Behavioural scientist Dr Pragya Agarwal. Picture: @drpragyaagarwal/Instagram
Behavioural scientist Dr Pragya Agarwal. Picture: @drpragyaagarwal/Instagram

Before you say ’challenge accepted’, here’s the real story behind the Black and White Challenge

By Lifestyle Reporter Time of article published Jul 30, 2020

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Online challenges are nothing new to the internet. Almost every day a trend goes viral with many people getting caught up in the craziness of it all.

One such trend is the Black and White Challenge. If you’re a woman, you’ve probably been getting requests from friends in your DMs saying “Post a photo in black and white alone, write ‘challenge accepted’ and mention my name. Identify 50 women to do the same, in private,” or something to that effect.

It’s a beautiful gesture seen as a call to action for women to support and celebrate each other.

The challenge has seen many incarnations over the years. What originally started as a campaign for cancer awareness, has proliferated into something else.

But the origins of this new challenge present a more complex issue many do not know about.

Anti-racist educator, author and behavioural scientist Dr Pragya Agarwal posted a lengthy explanation of the challenge on her Instagram page, telling her followers exactly how it originated.

“Black and white selfies. It isn’t just a game of hot or not. Or an exercise in vanity. It is not just a mindless challenge that women are undertaking to post their sexiest snaps. These are some of the criticisms that this #challenge has faced,” wrote the author.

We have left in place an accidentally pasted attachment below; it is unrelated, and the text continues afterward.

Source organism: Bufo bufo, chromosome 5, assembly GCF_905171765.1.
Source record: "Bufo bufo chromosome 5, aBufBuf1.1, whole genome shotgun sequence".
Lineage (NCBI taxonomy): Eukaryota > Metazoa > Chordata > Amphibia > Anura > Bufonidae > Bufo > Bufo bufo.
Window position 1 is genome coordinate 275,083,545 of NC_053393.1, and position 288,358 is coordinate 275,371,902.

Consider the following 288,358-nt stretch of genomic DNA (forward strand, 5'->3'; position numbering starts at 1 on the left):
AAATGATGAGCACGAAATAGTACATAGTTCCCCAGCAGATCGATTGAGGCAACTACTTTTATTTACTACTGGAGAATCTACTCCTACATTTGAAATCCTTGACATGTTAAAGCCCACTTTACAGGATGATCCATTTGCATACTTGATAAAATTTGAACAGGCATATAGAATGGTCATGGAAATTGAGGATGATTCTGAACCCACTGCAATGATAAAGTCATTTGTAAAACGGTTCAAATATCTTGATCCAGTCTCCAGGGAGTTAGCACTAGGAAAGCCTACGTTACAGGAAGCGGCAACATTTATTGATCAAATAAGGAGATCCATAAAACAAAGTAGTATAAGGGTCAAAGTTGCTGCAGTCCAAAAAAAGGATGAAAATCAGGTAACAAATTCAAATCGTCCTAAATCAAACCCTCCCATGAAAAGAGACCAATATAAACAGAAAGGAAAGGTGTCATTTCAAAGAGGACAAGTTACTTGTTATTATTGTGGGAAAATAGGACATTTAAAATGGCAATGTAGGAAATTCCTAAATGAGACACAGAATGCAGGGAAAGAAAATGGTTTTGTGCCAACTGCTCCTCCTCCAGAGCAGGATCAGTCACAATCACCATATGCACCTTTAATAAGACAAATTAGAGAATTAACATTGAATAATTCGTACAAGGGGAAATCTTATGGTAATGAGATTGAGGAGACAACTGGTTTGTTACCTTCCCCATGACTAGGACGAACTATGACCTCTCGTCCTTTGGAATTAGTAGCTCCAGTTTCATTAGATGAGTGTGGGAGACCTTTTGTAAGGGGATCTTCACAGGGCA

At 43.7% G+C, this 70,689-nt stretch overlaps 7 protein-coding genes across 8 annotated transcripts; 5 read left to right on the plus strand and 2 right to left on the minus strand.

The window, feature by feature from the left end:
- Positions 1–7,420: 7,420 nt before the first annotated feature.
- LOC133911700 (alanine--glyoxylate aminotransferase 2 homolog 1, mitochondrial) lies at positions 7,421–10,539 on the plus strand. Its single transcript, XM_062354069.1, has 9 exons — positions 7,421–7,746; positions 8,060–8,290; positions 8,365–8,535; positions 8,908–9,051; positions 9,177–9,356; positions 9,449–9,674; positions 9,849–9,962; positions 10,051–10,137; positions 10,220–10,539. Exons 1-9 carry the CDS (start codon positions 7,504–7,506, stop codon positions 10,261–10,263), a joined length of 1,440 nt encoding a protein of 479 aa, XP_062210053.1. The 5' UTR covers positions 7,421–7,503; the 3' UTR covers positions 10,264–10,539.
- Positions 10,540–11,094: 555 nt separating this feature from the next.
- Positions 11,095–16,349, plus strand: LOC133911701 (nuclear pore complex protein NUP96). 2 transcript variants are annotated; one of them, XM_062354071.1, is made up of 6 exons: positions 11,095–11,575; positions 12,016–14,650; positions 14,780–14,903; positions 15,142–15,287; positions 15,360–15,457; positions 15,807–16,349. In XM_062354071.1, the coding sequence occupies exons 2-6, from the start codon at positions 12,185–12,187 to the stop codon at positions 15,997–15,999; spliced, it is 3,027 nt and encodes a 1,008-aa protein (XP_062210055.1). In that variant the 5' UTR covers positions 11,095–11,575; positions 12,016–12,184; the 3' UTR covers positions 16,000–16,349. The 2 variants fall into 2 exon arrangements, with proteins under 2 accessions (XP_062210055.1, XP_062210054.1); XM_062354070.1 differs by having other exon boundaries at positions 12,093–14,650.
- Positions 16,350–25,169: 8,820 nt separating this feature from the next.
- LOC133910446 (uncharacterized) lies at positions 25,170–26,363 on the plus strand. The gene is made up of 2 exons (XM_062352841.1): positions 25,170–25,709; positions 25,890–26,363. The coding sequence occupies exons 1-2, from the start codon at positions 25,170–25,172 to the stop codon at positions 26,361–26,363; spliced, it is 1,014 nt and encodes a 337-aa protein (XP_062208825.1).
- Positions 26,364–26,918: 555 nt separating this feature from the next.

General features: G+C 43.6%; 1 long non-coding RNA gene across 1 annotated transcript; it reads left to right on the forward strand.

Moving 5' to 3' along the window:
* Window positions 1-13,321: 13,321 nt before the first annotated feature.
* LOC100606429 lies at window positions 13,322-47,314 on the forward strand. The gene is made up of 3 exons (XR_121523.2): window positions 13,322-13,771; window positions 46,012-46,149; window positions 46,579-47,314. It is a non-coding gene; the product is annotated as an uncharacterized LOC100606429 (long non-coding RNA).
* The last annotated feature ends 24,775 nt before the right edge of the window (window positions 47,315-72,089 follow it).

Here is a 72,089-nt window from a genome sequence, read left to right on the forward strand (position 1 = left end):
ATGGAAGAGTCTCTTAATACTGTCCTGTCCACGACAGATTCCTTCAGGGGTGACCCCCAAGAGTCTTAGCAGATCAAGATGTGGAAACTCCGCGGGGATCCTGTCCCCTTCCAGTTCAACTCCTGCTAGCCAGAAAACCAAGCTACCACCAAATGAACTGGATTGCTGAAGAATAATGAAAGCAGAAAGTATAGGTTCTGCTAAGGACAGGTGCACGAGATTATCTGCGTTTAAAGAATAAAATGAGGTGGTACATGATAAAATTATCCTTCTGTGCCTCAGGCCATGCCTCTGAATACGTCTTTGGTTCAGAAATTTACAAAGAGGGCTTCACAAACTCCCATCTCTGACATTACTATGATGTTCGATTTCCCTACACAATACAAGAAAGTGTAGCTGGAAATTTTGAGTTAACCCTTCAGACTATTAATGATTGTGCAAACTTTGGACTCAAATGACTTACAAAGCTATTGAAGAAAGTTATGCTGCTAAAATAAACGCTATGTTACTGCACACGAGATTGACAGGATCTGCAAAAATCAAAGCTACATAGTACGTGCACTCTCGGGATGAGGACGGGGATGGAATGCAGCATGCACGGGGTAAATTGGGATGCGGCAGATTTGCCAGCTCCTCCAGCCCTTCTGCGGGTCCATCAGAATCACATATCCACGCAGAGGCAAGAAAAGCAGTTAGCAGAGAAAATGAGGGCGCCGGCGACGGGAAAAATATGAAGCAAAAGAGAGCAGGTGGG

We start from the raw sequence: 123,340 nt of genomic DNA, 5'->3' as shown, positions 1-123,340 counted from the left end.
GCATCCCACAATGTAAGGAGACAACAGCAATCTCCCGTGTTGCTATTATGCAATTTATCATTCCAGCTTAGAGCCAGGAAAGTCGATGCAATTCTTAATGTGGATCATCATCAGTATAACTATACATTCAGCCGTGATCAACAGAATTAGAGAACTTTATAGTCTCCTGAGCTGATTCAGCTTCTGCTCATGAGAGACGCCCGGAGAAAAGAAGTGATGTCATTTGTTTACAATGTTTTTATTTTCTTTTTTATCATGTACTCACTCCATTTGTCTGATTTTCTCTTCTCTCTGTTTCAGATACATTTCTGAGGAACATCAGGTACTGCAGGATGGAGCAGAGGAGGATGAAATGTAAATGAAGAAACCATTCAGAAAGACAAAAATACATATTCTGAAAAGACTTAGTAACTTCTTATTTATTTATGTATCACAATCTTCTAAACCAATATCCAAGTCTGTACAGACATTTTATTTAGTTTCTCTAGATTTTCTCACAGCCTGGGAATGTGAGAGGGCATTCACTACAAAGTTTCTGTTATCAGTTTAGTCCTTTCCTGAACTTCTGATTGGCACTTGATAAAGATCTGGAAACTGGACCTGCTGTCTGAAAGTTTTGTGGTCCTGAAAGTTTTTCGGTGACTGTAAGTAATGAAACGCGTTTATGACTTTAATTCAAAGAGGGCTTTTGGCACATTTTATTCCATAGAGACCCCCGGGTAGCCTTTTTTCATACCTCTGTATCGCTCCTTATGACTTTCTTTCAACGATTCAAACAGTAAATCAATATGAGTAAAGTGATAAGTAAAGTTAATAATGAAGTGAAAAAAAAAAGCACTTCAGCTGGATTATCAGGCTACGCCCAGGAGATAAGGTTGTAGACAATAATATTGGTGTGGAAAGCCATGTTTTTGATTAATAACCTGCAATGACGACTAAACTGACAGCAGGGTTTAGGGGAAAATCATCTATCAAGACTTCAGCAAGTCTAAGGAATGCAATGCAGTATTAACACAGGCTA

“It is a very serious gesture of defiance in support of the Turkish Women,” she goes on to say.

Turkey has one of the highest femicide rates in the world. Unfortunately, this is something not indigenous to the country - South Africans know all too well about the fight against gender based violence.

Agarwal also mentions Pinar Gultekin, whose death sparked an outcry from women in the country. The 27-year-old university student’s body was found in the Aegean district of Mugla last week. She had been missing since 16 July after stepping out of her flat. Police managed to track her movements via CCTV which led to an arrest.

“This is show of solidarity to say that we stand together, we are unafraid, we are fed up of the lack of accountability for the perpetrators,” she added.

Read Agarwal’s full explanation below:

View this post on Instagram

Black and white selfies. It isn’t just a game of hot or not. Or an exercise in vanity. It is not just a mindless challenge that women are undertaking to post their sexiest snaps. These are some of the criticisms that this #challenge has faced. It is a very serious gesture of defiance in support of the Turkish Women (Turkey has one of the highest femicide rate), in support of Pinar Gultekin who was killed in the most violent manner, in support of every woman who has felt threatened and unsafe. This is show of solidarity to say that we stand together, we are unafraid, we are fed up of the lack of accountability for the perpetrators. This was started by Turkish women to say that they are appalled by the Turkish govt decision to withdraw from the Isanbul convention much like Poland. This is to say that no woman stands alone, we deserve to take up space, we are all #womensupportingwomen This is not just performative, this is hopefully not just tokenistic, this is for PINAR GULTEKIN. Say her name!! . (kindly tag me at the top if reposting) . #challengeaccepted . . . #pinargultekin #turkishwomen #westandtogether #domesticviolenceawareness #genderbias #genderinequality #shatterpatriarchy #blackandwhitephoto #selfie #womenempowerment #pınargültekin #empoweringwomen #genderequity #genderequalityforall #nooneisfreeuntileveryoneisfree #feminismisforeverybody #womenofcolor #turkishwomen #womenofcolour #kadinasiddetehayir #istanbulsözleşmesiyaşatır

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